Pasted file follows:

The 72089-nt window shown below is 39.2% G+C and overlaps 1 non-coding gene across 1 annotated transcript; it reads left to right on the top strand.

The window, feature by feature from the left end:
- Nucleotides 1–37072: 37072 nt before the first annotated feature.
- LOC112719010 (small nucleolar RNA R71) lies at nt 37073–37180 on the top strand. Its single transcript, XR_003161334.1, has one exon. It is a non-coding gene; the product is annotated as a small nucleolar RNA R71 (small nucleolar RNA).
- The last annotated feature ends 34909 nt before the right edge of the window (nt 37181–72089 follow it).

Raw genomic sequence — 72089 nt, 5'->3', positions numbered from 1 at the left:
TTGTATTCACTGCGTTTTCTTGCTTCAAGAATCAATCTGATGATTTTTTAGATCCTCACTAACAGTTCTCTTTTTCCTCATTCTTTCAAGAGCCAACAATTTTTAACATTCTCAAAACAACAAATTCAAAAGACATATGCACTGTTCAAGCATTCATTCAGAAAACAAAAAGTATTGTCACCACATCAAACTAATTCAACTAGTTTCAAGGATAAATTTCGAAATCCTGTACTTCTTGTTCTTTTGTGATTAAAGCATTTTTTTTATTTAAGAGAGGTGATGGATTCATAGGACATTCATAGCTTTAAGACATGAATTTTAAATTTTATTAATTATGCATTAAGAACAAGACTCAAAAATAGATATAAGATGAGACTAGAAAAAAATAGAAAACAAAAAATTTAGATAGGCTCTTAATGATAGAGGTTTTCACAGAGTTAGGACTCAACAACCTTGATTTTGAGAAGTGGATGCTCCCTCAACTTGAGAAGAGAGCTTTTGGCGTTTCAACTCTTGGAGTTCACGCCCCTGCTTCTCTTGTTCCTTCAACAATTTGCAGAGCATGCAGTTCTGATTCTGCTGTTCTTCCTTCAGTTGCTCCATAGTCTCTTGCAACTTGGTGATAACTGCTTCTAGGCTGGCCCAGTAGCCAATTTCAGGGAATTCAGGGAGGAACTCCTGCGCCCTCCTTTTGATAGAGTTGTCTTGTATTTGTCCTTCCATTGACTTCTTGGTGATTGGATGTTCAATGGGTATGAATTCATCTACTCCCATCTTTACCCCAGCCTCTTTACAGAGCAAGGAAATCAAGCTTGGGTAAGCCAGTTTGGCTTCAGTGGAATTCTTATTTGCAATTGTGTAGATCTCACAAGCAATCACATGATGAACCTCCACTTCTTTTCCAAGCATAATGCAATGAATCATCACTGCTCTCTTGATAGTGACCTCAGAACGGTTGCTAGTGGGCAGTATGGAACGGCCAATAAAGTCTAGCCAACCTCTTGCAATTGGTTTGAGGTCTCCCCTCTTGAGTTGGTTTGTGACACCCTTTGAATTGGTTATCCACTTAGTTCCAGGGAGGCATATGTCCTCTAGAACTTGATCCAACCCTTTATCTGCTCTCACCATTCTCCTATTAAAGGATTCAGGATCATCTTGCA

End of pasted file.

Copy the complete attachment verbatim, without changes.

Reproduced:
The 72089-nt window shown below is 39.2% G+C and overlaps 1 non-coding gene across 1 annotated transcript; it reads left to right on the top strand.

The window, feature by feature from the left end:
- Nucleotides 1–37072: 37072 nt before the first annotated feature.
- LOC112719010 (small nucleolar RNA R71) lies at nt 37073–37180 on the top strand. Its single transcript, XR_003161334.1, has one exon. It is a non-coding gene; the product is annotated as a small nucleolar RNA R71 (small nucleolar RNA).
- The last annotated feature ends 34909 nt before the right edge of the window (nt 37181–72089 follow it).

Raw genomic sequence — 72089 nt, 5'->3', positions numbered from 1 at the left:
TTGTATTCACTGCGTTTTCTTGCTTCAAGAATCAATCTGATGATTTTTTAGATCCTCACTAACAGTTCTCTTTTTCCTCATTCTTTCAAGAGCCAACAATTTTTAACATTCTCAAAACAACAAATTCAAAAGACATATGCACTGTTCAAGCATTCATTCAGAAAACAAAAAGTATTGTCACCACATCAAACTAATTCAACTAGTTTCAAGGATAAATTTCGAAATCCTGTACTTCTTGTTCTTTTGTGATTAAAGCATTTTTTTTATTTAAGAGAGGTGATGGATTCATAGGACATTCATAGCTTTAAGACATGAATTTTAAATTTTATTAATTATGCATTAAGAACAAGACTCAAAAATAGATATAAGATGAGACTAGAAAAAAATAGAAAACAAAAAATTTAGATAGGCTCTTAATGATAGAGGTTTTCACAGAGTTAGGACTCAACAACCTTGATTTTGAGAAGTGGATGCTCCCTCAACTTGAGAAGAGAGCTTTTGGCGTTTCAACTCTTGGAGTTCACGCCCCTGCTTCTCTTGTTCCTTCAACAATTTGCAGAGCATGCAGTTCTGATTCTGCTGTTCTTCCTTCAGTTGCTCCATAGTCTCTTGCAACTTGGTGATAACTGCTTCTAGGCTGGCCCAGTAGCCAATTTCAGGGAATTCAGGGAGGAACTCCTGCGCCCTCCTTTTGATAGAGTTGTCTTGTATTTGTCCTTCCATTGACTTCTTGGTGATTGGATGTTCAATGGGTATGAATTCATCTACTCCCATCTTTACCCCAGCCTCTTTACAGAGCAAGGAAATCAAGCTTGGGTAAGCCAGTTTGGCTTCAGTGGAATTCTTATTTGCAATTGTGTAGATCTCACAAGCAATCACATGATGAACCTCCACTTCTTTTCCAAGCATAATGCAATGAATCATCACTGCTCTCTTGATAGTGACCTCAGAACGGTTGCTAGTGGGCAGTATGGAACGGCCAATAAAGTCTAGCCAACCTCTTGCAATTGGTTTGAGGTCTCCCCTCTTGAGTTGGTTTGTGACACCCTTTGAATTGGTTATCCACTTAGTTCCAGGGAGGCATATGTCCTCTAGAACTTGATCCAACCCTTTATCTGCTCTCACCATTCTCCTATTAAAGGATTCAGGATCATCTTGCA